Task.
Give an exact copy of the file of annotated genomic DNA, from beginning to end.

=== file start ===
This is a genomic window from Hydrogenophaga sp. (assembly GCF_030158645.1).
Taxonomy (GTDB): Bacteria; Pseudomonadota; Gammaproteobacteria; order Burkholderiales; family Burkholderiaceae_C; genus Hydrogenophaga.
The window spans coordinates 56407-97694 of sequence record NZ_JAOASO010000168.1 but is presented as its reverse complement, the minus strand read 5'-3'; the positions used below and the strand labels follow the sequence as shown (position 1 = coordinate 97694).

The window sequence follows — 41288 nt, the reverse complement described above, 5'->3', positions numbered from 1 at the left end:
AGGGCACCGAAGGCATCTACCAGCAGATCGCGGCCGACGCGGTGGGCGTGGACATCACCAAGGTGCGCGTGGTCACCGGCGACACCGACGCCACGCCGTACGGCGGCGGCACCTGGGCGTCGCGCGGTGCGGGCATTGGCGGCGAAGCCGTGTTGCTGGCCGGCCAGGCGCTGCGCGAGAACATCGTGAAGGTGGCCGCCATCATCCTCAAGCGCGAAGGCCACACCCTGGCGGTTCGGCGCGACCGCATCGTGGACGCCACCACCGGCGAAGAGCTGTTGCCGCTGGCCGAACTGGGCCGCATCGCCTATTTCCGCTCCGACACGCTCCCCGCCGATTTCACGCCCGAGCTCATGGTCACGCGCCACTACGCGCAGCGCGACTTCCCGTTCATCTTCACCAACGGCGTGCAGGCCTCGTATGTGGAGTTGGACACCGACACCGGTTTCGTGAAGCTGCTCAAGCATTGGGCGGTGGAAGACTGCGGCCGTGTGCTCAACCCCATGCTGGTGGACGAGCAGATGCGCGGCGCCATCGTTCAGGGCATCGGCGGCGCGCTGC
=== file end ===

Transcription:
This is a genomic window from Hydrogenophaga sp. (assembly GCF_030158645.1).
Taxonomy (GTDB): Bacteria; Pseudomonadota; Gammaproteobacteria; order Burkholderiales; family Burkholderiaceae_C; genus Hydrogenophaga.
The window spans coordinates 56407-97694 of sequence record NZ_JAOASO010000168.1 but is presented as its reverse complement, the minus strand read 5'-3'; the positions used below and the strand labels follow the sequence as shown (position 1 = coordinate 97694).

The window sequence follows — 41288 nt, the reverse complement described above, 5'->3', positions numbered from 1 at the left end:
AGGGCACCGAAGGCATCTACCAGCAGATCGCGGCCGACGCGGTGGGCGTGGACATCACCAAGGTGCGCGTGGTCACCGGCGACACCGACGCCACGCCGTACGGCGGCGGCACCTGGGCGTCGCGCGGTGCGGGCATTGGCGGCGAAGCCGTGTTGCTGGCCGGCCAGGCGCTGCGCGAGAACATCGTGAAGGTGGCCGCCATCATCCTCAAGCGCGAAGGCCACACCCTGGCGGTTCGGCGCGACCGCATCGTGGACGCCACCACCGGCGAAGAGCTGTTGCCGCTGGCCGAACTGGGCCGCATCGCCTATTTCCGCTCCGACACGCTCCCCGCCGATTTCACGCCCGAGCTCATGGTCACGCGCCACTACGCGCAGCGCGACTTCCCGTTCATCTTCACCAACGGCGTGCAGGCCTCGTATGTGGAGTTGGACACCGACACCGGTTTCGTGAAGCTGCTCAAGCATTGGGCGGTGGAAGACTGCGGCCGTGTGCTCAACCCCATGCTGGTGGACGAGCAGATGCGCGGCGCCATCGTTCAGGGCATCGGCGGCGCGCTGC